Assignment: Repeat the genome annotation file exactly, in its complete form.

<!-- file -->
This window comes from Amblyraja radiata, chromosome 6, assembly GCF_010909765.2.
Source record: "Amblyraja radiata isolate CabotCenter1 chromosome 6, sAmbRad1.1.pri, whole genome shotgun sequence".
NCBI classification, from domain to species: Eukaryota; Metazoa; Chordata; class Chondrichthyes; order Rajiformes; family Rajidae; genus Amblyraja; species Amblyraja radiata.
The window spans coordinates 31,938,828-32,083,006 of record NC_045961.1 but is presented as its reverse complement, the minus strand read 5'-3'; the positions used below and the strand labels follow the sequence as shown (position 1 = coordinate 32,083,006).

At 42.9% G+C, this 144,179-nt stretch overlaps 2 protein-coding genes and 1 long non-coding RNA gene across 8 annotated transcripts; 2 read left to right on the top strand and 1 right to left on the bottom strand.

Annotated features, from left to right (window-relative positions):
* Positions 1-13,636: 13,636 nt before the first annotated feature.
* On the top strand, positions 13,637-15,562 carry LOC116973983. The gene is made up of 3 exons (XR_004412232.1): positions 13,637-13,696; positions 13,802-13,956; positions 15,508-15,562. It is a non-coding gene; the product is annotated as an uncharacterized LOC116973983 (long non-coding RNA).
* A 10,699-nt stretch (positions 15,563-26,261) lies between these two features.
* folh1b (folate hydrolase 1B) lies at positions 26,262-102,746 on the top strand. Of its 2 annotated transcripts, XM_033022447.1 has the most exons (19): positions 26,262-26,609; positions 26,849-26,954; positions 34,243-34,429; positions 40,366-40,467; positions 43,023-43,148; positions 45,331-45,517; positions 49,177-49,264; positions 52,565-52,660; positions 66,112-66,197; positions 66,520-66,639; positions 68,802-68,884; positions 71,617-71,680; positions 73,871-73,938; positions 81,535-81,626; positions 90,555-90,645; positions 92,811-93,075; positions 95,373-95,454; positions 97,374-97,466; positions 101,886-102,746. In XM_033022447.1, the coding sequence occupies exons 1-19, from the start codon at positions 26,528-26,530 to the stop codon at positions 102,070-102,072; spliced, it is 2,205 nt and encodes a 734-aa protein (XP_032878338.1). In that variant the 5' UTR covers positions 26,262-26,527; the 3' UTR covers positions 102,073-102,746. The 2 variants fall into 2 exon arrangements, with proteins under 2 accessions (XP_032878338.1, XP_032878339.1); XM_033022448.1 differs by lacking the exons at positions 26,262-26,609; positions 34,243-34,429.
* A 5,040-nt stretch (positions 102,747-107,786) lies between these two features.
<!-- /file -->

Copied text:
This window comes from Amblyraja radiata, chromosome 6, assembly GCF_010909765.2.
Source record: "Amblyraja radiata isolate CabotCenter1 chromosome 6, sAmbRad1.1.pri, whole genome shotgun sequence".
NCBI classification, from domain to species: Eukaryota; Metazoa; Chordata; class Chondrichthyes; order Rajiformes; family Rajidae; genus Amblyraja; species Amblyraja radiata.
The window spans coordinates 31,938,828-32,083,006 of record NC_045961.1 but is presented as its reverse complement, the minus strand read 5'-3'; the positions used below and the strand labels follow the sequence as shown (position 1 = coordinate 32,083,006).

At 42.9% G+C, this 144,179-nt stretch overlaps 2 protein-coding genes and 1 long non-coding RNA gene across 8 annotated transcripts; 2 read left to right on the top strand and 1 right to left on the bottom strand.

Annotated features, from left to right (window-relative positions):
* Positions 1-13,636: 13,636 nt before the first annotated feature.
* On the top strand, positions 13,637-15,562 carry LOC116973983. The gene is made up of 3 exons (XR_004412232.1): positions 13,637-13,696; positions 13,802-13,956; positions 15,508-15,562. It is a non-coding gene; the product is annotated as an uncharacterized LOC116973983 (long non-coding RNA).
* A 10,699-nt stretch (positions 15,563-26,261) lies between these two features.
* folh1b (folate hydrolase 1B) lies at positions 26,262-102,746 on the top strand. Of its 2 annotated transcripts, XM_033022447.1 has the most exons (19): positions 26,262-26,609; positions 26,849-26,954; positions 34,243-34,429; positions 40,366-40,467; positions 43,023-43,148; positions 45,331-45,517; positions 49,177-49,264; positions 52,565-52,660; positions 66,112-66,197; positions 66,520-66,639; positions 68,802-68,884; positions 71,617-71,680; positions 73,871-73,938; positions 81,535-81,626; positions 90,555-90,645; positions 92,811-93,075; positions 95,373-95,454; positions 97,374-97,466; positions 101,886-102,746. In XM_033022447.1, the coding sequence occupies exons 1-19, from the start codon at positions 26,528-26,530 to the stop codon at positions 102,070-102,072; spliced, it is 2,205 nt and encodes a 734-aa protein (XP_032878338.1). In that variant the 5' UTR covers positions 26,262-26,527; the 3' UTR covers positions 102,073-102,746. The 2 variants fall into 2 exon arrangements, with proteins under 2 accessions (XP_032878338.1, XP_032878339.1); XM_033022448.1 differs by lacking the exons at positions 26,262-26,609; positions 34,243-34,429.
* A 5,040-nt stretch (positions 102,747-107,786) lies between these two features.